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Can anyone suggest what these strange ports open on my router do?


michael_kent123
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I have a TP-Link router and recently ran an nmap scan on it from inside my network. I'm not too worried about the results as I have turned remote admin off so the router is inaccessible from the internet. I am using the Ubuntu OS.

Nonetheless, there are a few things I do not understand. Here are my results:

23/tcp open telnet
1900/tcp open upnp
2000/tcp open cisco-sccp
2001/tcp open dc
9000/tcp open cslistener

Telnet makes sense; it's a way to connect to the router.

Upnp I understand but, even though I've disabled it in the admin panel, it still shows "open". Maybe nmap is supposed to show it as open, even though it's closed from the perspective of the router. I don't know.

Sccp (https://en.wikipedia.org/wiki/Skinny_Call_Control_Protocol) is a Cisco protocol which makes no sense to me as I don't have a Cisco router unless TP-Link has paid to use this proprietary protocol.

Dc seems very mysterious and no-one seems to know what it is.

Cslistener (http://brianoneill.blogspot.com/2012/02/cslistener-on-mac-osx-on-port-9000.html) maybe the Checkpoint firewall which I have not installed.

More generally, is there a way to run a netstat like command on the router IP. I can telnet to it but I can't run commands like netstat to check what is happening on these ports from the router's perspective.

Any ideas?

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Check out http:// part.

So in summary:

- don't assume a service waiting for you on a port is what the port number normally is used for

- NONE of these ports should be accessible from the internet

- most of these ports have no business on your LAN either.

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What you see open from inside that lan, may not be open from the internet though. you need to be on a different network, and scan your networks "external" IP address to be sure. Many routers keep ports open inside the lan, but are closed from the internet. Some of them, can not be closed depending on the brand, but this unfortunately is still an issue with some consumer routers.If you are scanning the router, the ports you see should only be that of the rotuer unless you have port forwarded something, so a checkpoint firewall, even if installed, would not see it from the router's ports, only if scanning the firewall appliance/device should you see that. Doesn't mean the router doesn't use this generic port for something like remote management or such.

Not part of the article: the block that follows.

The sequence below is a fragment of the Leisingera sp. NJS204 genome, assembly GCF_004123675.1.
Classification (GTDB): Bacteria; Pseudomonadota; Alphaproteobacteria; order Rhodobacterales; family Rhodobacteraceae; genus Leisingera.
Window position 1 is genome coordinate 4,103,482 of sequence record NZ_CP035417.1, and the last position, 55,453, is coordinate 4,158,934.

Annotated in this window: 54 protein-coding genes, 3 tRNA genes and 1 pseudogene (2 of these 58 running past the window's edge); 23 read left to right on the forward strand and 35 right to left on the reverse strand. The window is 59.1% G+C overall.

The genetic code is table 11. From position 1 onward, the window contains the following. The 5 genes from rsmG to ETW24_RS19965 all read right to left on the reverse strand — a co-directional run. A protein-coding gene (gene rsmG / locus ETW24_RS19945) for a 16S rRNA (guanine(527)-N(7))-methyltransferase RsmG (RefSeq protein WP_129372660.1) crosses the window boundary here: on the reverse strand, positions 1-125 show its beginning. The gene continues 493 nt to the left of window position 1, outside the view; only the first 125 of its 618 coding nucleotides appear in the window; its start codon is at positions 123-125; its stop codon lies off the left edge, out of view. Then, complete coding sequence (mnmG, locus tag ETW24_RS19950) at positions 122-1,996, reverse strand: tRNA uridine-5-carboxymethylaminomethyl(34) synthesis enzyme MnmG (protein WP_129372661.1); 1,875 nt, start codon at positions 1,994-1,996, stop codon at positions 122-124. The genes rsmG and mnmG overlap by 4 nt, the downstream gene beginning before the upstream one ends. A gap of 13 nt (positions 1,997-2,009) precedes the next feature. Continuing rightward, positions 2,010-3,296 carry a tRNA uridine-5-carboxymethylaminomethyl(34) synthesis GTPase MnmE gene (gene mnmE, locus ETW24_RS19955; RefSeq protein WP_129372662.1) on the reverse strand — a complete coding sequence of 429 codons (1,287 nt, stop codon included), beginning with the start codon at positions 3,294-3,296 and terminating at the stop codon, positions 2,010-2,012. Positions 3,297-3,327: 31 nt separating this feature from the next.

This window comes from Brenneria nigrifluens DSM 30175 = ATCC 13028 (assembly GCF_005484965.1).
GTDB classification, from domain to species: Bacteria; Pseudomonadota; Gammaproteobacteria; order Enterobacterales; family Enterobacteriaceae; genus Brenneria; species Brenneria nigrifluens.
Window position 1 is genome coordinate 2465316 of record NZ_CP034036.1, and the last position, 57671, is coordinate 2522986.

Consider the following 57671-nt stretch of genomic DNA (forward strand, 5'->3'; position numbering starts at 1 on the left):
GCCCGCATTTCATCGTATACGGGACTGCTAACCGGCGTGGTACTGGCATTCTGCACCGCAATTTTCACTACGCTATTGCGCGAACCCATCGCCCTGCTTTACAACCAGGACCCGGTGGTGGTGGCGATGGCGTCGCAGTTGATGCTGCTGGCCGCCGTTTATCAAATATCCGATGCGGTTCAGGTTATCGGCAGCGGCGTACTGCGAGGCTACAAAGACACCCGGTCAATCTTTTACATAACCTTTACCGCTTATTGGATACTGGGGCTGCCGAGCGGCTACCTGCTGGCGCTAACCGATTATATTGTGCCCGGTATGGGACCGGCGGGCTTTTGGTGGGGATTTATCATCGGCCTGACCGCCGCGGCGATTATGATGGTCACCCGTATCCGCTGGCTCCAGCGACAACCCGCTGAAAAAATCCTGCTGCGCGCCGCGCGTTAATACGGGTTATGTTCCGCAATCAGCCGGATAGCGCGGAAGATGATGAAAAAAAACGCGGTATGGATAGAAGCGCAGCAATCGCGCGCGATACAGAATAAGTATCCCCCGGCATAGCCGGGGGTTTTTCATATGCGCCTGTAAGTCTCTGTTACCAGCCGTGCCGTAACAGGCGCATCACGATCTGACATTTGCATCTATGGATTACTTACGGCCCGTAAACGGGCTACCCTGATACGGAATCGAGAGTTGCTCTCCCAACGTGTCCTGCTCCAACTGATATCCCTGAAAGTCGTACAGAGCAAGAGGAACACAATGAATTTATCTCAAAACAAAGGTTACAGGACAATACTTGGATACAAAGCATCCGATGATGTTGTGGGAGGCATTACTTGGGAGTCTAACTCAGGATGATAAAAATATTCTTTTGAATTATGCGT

Even if you scan your external IP from inside the lan, the router will not respond the same way it would if it were being scanned from an external address. You may still see ports open that would otherwise be closed. Even with remote management closed, you may still be able to connect to the admin panel at the external IP if connecting from the lan, which is a common issue with routers, but should be tested from another network to be sure, since you can get many false positives this way.

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Thanks for the information - I've done some more research as you suggested.

I scanned my external IP from inside my LAN:

Not shown: 997 closed ports
PORT STATE SERVICE
23/tcp open telnet #
1900/tcp open upnp # Upnp is turned off on the router so I don't know why this is open.
40001/tcp open unknown # This is the way I connect to the router 192.168.1.1:40001

I scanned my external IP from my VPN IP:

Note: Host seems down. If it is really up, but blocking our ping probes, try -PN
Nmap done: 1 IP address (0 hosts up) scanned in 3.21 seconds